A nurse escorts a man to take a blood test at a specialized fever clinic inside the Ditan Hospital, where a Chinese girl has been admitted for the H7N9 strain of bird flu, in Beijing Sunday, April 14, 2013. The World Health Organization�s chief said Sunday that it wasn�t surprising that a new strain of bird flu that has sickened dozens in eastern China has spread to the capital. (AP Photo/Andy Wong)
BEIJING (AP) — Two more people have died in China from a new strain of bird flu, raising the death toll from the virus to 13, state media reported Sunday.
The official Xinhua News Agency said the two deaths were reported in Shanghai and that three new cases were also confirmed in the financial hub. A total of 11 new cases were reported Sunday — including two in a central province that previously had been unaffected. In all, 60 cases of the virus, known as H7N9, have been reported in China.
The two cases reported Sunday in central Henan province, which is next to Beijing, followed an announcement Saturday that a 7-year-old girl had become the first person in the capital to be infected with the virus. All previous reported cases were in Shanghai and other eastern areas of China.
A World Health Organization official said Sunday that it wasn't surprising that the virus had spread to Beijing.
Michael O'Leary, head of WHO's office in China, said it's not the case that everyone confirmed to be infected with H7N9 was "clustered in one small area with the same source of exposure."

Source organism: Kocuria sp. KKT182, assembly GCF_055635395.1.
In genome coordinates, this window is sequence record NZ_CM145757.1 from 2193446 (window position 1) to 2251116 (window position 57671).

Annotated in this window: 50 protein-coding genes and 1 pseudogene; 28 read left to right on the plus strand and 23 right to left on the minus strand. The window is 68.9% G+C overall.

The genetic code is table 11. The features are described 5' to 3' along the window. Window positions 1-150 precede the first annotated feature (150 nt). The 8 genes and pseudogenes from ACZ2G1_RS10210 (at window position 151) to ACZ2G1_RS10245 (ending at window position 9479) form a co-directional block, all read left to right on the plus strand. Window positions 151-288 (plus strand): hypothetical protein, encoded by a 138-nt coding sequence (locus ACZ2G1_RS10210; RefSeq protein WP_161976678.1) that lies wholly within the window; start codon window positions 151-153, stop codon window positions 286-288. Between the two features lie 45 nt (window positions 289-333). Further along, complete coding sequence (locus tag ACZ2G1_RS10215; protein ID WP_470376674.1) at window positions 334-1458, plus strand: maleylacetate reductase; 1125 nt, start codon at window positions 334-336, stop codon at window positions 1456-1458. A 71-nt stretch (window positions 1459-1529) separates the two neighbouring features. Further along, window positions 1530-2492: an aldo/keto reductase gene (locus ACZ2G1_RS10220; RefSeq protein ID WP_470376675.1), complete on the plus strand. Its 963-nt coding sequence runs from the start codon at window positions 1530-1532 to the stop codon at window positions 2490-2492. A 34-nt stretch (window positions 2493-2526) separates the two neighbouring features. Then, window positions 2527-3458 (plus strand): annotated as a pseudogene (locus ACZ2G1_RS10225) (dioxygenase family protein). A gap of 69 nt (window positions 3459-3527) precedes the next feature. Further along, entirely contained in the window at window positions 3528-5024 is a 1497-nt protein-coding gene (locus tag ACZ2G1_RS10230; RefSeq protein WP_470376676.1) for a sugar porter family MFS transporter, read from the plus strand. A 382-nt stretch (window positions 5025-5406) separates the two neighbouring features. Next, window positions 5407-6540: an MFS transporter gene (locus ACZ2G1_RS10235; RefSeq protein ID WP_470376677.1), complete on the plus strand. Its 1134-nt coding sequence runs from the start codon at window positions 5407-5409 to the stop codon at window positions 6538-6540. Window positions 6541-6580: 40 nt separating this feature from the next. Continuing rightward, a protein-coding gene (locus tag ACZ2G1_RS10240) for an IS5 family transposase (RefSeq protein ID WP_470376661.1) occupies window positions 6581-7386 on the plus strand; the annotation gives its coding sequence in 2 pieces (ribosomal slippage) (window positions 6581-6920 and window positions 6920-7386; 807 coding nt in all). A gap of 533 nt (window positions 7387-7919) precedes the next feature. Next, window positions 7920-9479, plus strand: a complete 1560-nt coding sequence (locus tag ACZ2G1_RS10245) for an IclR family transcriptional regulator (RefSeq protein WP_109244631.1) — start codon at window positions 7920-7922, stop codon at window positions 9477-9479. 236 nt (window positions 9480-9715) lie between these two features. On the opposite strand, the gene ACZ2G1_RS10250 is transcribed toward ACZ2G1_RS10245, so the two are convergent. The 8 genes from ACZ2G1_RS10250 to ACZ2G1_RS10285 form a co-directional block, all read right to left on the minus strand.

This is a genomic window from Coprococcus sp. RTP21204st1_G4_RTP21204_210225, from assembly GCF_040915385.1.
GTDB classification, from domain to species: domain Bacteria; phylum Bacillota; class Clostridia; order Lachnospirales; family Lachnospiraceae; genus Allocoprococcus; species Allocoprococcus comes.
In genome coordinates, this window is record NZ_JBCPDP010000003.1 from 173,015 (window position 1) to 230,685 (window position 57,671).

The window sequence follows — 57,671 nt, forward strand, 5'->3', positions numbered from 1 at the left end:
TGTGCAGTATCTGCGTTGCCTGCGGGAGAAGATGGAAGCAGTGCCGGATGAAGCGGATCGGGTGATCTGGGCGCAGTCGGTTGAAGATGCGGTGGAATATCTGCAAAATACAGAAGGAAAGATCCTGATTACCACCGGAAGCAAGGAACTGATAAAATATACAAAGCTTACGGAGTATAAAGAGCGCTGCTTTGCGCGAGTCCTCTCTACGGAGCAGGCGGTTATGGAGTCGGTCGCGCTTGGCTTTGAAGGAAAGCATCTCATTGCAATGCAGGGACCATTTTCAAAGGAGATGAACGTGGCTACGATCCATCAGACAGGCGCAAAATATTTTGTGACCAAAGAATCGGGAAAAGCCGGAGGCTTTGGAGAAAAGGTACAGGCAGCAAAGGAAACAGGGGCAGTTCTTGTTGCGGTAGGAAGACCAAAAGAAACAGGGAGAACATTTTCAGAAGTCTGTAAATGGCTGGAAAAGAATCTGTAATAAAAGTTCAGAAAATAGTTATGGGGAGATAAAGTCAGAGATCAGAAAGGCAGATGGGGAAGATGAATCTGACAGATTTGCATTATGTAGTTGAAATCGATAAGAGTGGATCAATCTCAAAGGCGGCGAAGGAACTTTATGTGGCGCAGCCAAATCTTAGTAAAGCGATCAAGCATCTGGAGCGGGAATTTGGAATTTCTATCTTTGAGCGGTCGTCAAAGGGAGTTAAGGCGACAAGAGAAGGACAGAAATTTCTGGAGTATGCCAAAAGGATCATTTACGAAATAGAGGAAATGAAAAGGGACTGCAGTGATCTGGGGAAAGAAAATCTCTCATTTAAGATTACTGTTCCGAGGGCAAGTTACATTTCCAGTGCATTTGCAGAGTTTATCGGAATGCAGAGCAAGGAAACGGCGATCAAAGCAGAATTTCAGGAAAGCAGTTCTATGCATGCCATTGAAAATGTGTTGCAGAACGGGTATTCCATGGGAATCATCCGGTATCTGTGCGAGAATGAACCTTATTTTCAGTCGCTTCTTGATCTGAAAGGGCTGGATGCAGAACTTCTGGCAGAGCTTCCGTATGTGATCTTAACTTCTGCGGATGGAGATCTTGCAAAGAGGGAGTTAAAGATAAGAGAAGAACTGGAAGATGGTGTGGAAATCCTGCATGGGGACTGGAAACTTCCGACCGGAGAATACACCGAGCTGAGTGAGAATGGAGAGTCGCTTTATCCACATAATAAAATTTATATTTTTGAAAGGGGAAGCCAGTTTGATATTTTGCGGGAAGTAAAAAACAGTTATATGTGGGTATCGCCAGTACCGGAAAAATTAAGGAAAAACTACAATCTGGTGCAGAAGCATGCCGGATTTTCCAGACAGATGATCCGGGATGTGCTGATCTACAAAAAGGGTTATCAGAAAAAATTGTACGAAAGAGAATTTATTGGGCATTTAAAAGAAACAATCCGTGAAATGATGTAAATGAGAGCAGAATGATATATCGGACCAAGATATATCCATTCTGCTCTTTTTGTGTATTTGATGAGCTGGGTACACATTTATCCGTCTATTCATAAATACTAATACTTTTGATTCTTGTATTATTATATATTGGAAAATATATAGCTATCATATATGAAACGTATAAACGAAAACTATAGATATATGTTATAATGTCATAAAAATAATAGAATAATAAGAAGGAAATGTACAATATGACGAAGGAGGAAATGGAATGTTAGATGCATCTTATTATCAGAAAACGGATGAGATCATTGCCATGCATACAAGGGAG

"So we've been expecting new cases to occur. ... Furthermore, we still expect that there will be other cases," he said.
Four new cases were reported Sunday in eastern Zhejiang province and two more in Jiangsu.
Health officials believe the virus, which was first spotted in humans last month, is spreading through direct contact with infected fowl.
O'Leary said "the good news" was that there was still no evidence that humans had passed on the virus to other humans.
"As far as we know, all the cases are individually infected in a sporadic and not connected way," he said, adding that the source of infection was still being investigated.
The girl from Beijing, whose parents are in the live poultry trade, was admitted to a hospital Thursday with symptoms of fever, sore throat, coughing and headache, the Beijing Health Bureau said.
O'Leary said early treatment can be effective, as demonstrated by the girl, who was in stable condition.
In the only other reported cases outside of eastern China, health officials in Henan province said tests on two men Thursday had later revealed they had the virus.
They said a 34-year-old restaurant chef who had displayed flu symptoms for about a week was in critical condition in a hospital, while a 65-year-old farmer who was in frequent contact with poultry was in stable condition after receiving treatment.
They said 19 people who had been in close contact with the two men did not show any flu symptoms.
China has been more open in its response to the new virus than it was a decade ago with an outbreak of SARS, when authorities were highly criticized for not releasing information.
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